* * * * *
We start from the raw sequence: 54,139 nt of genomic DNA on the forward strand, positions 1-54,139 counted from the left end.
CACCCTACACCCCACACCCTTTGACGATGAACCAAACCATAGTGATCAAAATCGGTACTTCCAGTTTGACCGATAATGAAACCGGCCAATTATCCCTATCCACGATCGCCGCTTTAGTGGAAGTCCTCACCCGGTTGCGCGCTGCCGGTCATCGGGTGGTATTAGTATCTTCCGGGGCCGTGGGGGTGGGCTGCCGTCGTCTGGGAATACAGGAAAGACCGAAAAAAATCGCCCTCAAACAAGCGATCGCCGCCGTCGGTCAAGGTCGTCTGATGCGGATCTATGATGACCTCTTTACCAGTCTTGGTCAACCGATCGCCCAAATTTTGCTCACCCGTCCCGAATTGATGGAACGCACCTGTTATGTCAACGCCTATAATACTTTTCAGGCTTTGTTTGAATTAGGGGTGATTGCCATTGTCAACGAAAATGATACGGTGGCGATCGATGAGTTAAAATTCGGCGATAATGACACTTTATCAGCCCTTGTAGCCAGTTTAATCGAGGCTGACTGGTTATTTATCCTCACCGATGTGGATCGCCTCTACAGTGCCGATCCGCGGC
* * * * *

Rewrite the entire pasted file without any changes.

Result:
We start from the raw sequence: 54,139 nt of genomic DNA on the forward strand, positions 1-54,139 counted from the left end.
CACCCTACACCCCACACCCTTTGACGATGAACCAAACCATAGTGATCAAAATCGGTACTTCCAGTTTGACCGATAATGAAACCGGCCAATTATCCCTATCCACGATCGCCGCTTTAGTGGAAGTCCTCACCCGGTTGCGCGCTGCCGGTCATCGGGTGGTATTAGTATCTTCCGGGGCCGTGGGGGTGGGCTGCCGTCGTCTGGGAATACAGGAAAGACCGAAAAAAATCGCCCTCAAACAAGCGATCGCCGCCGTCGGTCAAGGTCGTCTGATGCGGATCTATGATGACCTCTTTACCAGTCTTGGTCAACCGATCGCCCAAATTTTGCTCACCCGTCCCGAATTGATGGAACGCACCTGTTATGTCAACGCCTATAATACTTTTCAGGCTTTGTTTGAATTAGGGGTGATTGCCATTGTCAACGAAAATGATACGGTGGCGATCGATGAGTTAAAATTCGGCGATAATGACACTTTATCAGCCCTTGTAGCCAGTTTAATCGAGGCTGACTGGTTATTTATCCTCACCGATGTGGATCGCCTCTACAGTGCCGATCCGCGGC